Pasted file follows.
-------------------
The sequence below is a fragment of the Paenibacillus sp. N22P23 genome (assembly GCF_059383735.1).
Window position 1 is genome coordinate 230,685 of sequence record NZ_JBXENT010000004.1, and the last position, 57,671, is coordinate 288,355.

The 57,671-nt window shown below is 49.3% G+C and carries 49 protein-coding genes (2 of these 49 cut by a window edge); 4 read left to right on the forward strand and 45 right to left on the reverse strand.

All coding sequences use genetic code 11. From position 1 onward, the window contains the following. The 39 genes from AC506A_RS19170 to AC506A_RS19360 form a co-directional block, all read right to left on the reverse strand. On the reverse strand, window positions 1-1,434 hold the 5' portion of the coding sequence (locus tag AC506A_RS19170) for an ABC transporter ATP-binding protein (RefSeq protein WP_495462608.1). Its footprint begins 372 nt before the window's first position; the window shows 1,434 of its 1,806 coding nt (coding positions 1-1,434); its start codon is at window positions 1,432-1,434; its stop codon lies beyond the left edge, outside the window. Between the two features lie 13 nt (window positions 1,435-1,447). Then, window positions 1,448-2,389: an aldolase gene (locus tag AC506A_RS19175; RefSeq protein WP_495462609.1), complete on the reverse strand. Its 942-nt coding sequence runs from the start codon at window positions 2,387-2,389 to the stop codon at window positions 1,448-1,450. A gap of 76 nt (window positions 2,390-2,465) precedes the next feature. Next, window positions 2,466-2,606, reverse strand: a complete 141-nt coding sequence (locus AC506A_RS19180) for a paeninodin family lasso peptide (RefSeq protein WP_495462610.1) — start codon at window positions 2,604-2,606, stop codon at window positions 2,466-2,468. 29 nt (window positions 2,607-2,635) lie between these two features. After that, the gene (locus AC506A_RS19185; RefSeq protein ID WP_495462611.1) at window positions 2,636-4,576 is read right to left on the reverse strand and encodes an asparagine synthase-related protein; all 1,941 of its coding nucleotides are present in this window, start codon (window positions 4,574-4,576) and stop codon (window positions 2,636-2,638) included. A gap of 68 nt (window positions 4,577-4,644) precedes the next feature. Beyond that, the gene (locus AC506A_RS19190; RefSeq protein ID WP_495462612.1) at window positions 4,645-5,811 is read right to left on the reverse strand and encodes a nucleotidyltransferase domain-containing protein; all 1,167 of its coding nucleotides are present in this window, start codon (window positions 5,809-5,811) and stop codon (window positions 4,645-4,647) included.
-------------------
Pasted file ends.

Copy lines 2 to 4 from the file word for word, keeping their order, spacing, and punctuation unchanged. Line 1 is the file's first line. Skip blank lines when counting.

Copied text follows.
Window position 1 is genome coordinate 230,685 of sequence record NZ_JBXENT010000004.1, and the last position, 57,671, is coordinate 288,355.

The 57,671-nt window shown below is 49.3% G+C and carries 49 protein-coding genes (2 of these 49 cut by a window edge); 4 read left to right on the forward strand and 45 right to left on the reverse strand.

All coding sequences use genetic code 11. From position 1 onward, the window contains the following. The 39 genes from AC506A_RS19170 to AC506A_RS19360 form a co-directional block, all read right to left on the reverse strand. On the reverse strand, window positions 1-1,434 hold the 5' portion of the coding sequence (locus tag AC506A_RS19170) for an ABC transporter ATP-binding protein (RefSeq protein WP_495462608.1). Its footprint begins 372 nt before the window's first position; the window shows 1,434 of its 1,806 coding nt (coding positions 1-1,434); its start codon is at window positions 1,432-1,434; its stop codon lies beyond the left edge, outside the window. Between the two features lie 13 nt (window positions 1,435-1,447). Then, window positions 1,448-2,389: an aldolase gene (locus tag AC506A_RS19175; RefSeq protein WP_495462609.1), complete on the reverse strand. Its 942-nt coding sequence runs from the start codon at window positions 2,387-2,389 to the stop codon at window positions 1,448-1,450. A gap of 76 nt (window positions 2,390-2,465) precedes the next feature. Next, window positions 2,466-2,606, reverse strand: a complete 141-nt coding sequence (locus AC506A_RS19180) for a paeninodin family lasso peptide (RefSeq protein WP_495462610.1) — start codon at window positions 2,604-2,606, stop codon at window positions 2,466-2,468. 29 nt (window positions 2,607-2,635) lie between these two features. After that, the gene (locus AC506A_RS19185; RefSeq protein ID WP_495462611.1) at window positions 2,636-4,576 is read right to left on the reverse strand and encodes an asparagine synthase-related protein; all 1,941 of its coding nucleotides are present in this window, start codon (window positions 4,574-4,576) and stop codon (window positions 2,636-2,638) included. A gap of 68 nt (window positions 4,577-4,644) precedes the next feature. Beyond that, the gene (locus AC506A_RS19190; RefSeq protein ID WP_495462612.1) at window positions 4,645-5,811 is read right to left on the reverse strand and encodes a nucleotidyltransferase domain-containing protein; all 1,167 of its coding nucleotides are present in this window, start codon (window positions 5,809-5,811) and stop codon (window positions 4,645-4,647) included.